The customer takes their itinerary to a high street travel agent to make the booking on their behalf. The in-destination supplier loses 60% to 80% of their profit for no good reason.
The customer uses online travel agents. Again, the in-destination supplier loses 60% to 80% of their profit.
Due to the market power of large online travel agents, as well as Google who have also entered the market space, the traditional value chain is coming under intense pressure.
New consumer-focused products are entering and disrupting the market as well, hunting for travelers. Large wholesale operators in major source markets have begun to utilize vertical integration strategies. Some have done this for the traveler already: the next step is the destination and the supplier. This will change the business in destinations forever.
African in-destination suppliers continue to come under pressure from DMCs and traditional value chains, who demand that they offer lower rates and higher commissions, squeezing their decreasing profit margins. They demand extra payments for brochure contribution, exhibitions and fam-trips for travel companies, increasing the cost of distribution yet again.
Many DMCs make block bookings to keep out other market players, effectively monopolizing inventory. Unsold rooms often only are released as little as 30 days prior to arrival with no compensation. This is an inventory that is hard for the supplier to sell, as African destinations are not known as last-minute destinations. DMCs often are running an unsustainable business model on the account of the supplier. In the long term, they harm the entire industry and the destination.
In order to develop a sustainable African hospitality and tourism industry, it is critical to enable in-destination providers. A digital transformation strategy initiative enables them to do business with potential customers. Education, training, awareness and capacity building in African destinations is also critical, with training on market and technology aspects, as well as economic, social and ecological sustainability in the destination.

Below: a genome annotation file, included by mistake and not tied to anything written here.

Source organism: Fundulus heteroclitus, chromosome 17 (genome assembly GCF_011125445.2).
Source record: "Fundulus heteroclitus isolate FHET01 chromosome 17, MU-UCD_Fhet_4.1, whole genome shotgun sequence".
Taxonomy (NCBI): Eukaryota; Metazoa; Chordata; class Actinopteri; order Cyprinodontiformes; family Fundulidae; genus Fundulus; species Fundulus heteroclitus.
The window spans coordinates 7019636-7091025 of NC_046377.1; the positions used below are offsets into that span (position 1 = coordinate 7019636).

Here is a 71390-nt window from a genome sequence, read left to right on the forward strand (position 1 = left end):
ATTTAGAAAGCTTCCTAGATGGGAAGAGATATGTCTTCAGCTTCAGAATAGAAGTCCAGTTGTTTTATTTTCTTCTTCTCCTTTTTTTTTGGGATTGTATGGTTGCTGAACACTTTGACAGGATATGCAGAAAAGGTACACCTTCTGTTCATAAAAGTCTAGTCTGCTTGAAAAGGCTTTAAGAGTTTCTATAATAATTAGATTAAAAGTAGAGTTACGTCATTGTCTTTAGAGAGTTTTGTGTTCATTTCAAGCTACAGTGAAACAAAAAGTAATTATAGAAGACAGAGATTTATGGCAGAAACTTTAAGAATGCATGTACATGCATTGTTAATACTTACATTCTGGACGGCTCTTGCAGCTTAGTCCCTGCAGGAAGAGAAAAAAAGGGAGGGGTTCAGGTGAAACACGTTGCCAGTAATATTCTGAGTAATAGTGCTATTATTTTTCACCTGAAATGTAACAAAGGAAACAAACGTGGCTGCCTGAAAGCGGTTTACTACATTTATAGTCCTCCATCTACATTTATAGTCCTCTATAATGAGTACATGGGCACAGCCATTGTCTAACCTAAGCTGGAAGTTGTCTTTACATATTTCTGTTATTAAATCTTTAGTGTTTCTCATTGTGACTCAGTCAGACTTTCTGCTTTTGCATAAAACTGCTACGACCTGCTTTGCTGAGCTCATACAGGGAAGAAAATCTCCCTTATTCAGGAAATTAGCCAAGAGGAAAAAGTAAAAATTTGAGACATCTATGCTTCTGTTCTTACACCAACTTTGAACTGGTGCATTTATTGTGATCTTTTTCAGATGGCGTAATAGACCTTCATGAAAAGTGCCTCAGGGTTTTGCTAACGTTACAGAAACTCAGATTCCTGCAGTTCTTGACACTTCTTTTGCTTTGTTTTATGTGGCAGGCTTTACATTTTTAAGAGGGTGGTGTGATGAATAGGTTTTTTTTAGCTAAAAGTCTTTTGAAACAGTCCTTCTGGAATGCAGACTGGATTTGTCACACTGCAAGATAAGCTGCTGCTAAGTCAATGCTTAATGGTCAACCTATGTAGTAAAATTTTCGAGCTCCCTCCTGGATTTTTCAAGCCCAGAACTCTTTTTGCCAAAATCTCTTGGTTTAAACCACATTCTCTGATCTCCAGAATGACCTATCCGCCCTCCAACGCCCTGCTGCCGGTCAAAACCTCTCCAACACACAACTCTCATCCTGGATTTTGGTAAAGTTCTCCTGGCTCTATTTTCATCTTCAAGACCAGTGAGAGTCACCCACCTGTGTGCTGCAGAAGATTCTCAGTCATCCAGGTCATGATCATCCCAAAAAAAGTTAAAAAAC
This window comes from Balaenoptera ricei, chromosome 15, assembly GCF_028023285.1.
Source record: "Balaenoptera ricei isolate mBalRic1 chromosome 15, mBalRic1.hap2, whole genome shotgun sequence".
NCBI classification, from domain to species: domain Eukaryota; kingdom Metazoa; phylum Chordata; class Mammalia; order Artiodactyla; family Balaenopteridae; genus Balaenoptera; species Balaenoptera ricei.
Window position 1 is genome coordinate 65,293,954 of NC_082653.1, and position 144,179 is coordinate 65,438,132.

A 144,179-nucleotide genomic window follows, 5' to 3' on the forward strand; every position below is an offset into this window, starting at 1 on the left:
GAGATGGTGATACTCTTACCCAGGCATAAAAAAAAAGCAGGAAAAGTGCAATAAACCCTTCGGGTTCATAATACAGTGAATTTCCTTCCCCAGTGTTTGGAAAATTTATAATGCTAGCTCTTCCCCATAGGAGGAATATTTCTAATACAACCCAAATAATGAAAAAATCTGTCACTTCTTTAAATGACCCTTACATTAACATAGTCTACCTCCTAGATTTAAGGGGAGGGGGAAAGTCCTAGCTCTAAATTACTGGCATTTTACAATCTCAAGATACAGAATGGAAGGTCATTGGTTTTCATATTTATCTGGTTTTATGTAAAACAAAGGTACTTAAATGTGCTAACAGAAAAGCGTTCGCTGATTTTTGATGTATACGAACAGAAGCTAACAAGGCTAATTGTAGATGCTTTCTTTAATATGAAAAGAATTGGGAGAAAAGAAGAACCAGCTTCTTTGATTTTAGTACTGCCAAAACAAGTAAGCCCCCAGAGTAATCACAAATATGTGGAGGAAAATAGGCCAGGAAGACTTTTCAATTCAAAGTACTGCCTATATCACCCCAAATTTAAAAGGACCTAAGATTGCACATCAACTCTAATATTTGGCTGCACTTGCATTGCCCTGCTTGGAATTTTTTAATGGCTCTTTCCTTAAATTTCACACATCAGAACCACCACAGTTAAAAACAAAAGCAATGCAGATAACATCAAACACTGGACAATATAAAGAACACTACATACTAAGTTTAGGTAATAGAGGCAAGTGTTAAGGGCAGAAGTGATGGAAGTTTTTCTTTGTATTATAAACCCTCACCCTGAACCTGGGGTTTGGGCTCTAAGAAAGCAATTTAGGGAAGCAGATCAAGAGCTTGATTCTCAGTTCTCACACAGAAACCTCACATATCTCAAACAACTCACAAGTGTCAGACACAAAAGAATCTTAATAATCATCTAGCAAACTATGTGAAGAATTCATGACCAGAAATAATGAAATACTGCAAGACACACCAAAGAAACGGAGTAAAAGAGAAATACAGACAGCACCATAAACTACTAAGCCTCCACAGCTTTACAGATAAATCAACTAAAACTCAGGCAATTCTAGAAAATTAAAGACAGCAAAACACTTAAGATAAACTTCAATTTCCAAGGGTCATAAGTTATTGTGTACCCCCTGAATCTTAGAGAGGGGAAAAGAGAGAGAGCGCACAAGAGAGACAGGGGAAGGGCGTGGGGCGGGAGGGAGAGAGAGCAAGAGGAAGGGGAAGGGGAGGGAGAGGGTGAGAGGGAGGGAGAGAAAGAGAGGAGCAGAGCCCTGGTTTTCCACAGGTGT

It is rainmaker’s passion to democratize technology that only large organizations were able to afford previously. We enable African hospitality and tourism businesses to take part in the digital paradigm shift through our VISTA Destination Network Open Platform and Ecosystem and the Award Winning 5 Stages of Success managed services.
Our Public-Private Partnership Model for Destinations and Tourism Authorities, and our Freemium business model for the VISTA.frontdesk booking application builds the foundation in terms of a Digital Transformation Initiative for the destination, aligned to the UNWTO Digital Transformation Strategy and the Tourism SDGs.
We have also developed a local capacity building program, consisting of two master classes, a VISTA.sprint workshop, as well as training programs on visibility, reputation, and distribution management.
This technical and capacity building enablement is of critical importance for a destination, its businesses, and its people. It allows the entire sector to keep more tourism spend in-destination and for its businesses to move towards economically, socially and ecologically sustainable hospitality and tourism development, increasing local prosperity.